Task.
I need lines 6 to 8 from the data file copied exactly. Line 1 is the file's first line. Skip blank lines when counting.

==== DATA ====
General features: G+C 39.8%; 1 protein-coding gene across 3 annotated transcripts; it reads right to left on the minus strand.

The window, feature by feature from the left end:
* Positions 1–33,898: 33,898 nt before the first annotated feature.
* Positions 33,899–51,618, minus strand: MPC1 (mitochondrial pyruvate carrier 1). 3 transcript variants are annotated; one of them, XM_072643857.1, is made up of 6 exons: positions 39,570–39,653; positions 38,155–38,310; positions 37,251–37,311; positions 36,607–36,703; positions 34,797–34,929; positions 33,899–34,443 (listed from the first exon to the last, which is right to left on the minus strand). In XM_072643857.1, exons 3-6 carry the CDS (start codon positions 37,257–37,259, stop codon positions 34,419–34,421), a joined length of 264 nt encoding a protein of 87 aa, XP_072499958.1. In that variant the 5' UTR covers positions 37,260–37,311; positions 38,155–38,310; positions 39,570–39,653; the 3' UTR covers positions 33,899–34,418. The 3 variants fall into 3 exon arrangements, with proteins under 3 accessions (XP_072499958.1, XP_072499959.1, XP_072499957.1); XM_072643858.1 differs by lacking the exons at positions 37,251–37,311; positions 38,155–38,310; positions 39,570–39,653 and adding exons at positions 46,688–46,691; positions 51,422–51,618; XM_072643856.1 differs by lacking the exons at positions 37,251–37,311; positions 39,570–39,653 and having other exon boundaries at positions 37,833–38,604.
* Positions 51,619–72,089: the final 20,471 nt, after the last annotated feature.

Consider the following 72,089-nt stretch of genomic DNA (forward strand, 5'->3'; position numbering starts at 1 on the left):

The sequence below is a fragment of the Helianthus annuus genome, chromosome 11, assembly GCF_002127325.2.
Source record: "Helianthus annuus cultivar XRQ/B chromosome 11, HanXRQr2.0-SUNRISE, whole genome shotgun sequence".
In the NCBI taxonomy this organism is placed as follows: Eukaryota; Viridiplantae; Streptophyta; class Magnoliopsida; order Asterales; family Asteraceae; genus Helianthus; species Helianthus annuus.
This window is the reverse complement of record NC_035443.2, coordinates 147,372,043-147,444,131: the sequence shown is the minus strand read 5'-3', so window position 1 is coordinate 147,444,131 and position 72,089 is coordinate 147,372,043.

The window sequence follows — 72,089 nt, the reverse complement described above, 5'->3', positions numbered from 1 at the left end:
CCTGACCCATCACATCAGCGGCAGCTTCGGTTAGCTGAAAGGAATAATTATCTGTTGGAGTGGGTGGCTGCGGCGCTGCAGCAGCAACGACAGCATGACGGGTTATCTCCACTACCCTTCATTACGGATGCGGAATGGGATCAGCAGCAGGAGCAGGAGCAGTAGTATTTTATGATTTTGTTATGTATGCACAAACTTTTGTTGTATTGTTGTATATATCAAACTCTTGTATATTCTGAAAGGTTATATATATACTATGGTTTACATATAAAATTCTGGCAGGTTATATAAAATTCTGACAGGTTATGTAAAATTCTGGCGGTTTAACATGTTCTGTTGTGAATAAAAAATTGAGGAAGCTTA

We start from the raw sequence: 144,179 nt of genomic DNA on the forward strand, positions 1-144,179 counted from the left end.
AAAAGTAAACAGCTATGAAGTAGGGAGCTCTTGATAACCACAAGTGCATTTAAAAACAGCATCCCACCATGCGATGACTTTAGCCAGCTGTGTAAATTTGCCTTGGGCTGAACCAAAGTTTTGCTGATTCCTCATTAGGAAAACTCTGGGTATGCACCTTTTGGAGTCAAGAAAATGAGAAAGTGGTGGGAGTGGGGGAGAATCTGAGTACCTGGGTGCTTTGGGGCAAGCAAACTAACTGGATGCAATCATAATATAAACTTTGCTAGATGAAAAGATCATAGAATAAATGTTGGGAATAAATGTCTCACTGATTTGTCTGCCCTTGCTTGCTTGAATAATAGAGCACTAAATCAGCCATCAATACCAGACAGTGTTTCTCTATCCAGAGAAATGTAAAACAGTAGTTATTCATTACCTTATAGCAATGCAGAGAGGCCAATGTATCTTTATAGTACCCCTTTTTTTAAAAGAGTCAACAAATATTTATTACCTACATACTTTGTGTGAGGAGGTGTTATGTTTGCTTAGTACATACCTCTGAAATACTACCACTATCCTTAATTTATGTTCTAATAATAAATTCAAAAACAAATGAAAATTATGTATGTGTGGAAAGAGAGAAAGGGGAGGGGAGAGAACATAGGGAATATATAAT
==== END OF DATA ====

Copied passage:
Consider the following 72,089-nt stretch of genomic DNA (forward strand, 5'->3'; position numbering starts at 1 on the left):

The sequence below is a fragment of the Helianthus annuus genome, chromosome 11, assembly GCF_002127325.2.
Source record: "Helianthus annuus cultivar XRQ/B chromosome 11, HanXRQr2.0-SUNRISE, whole genome shotgun sequence".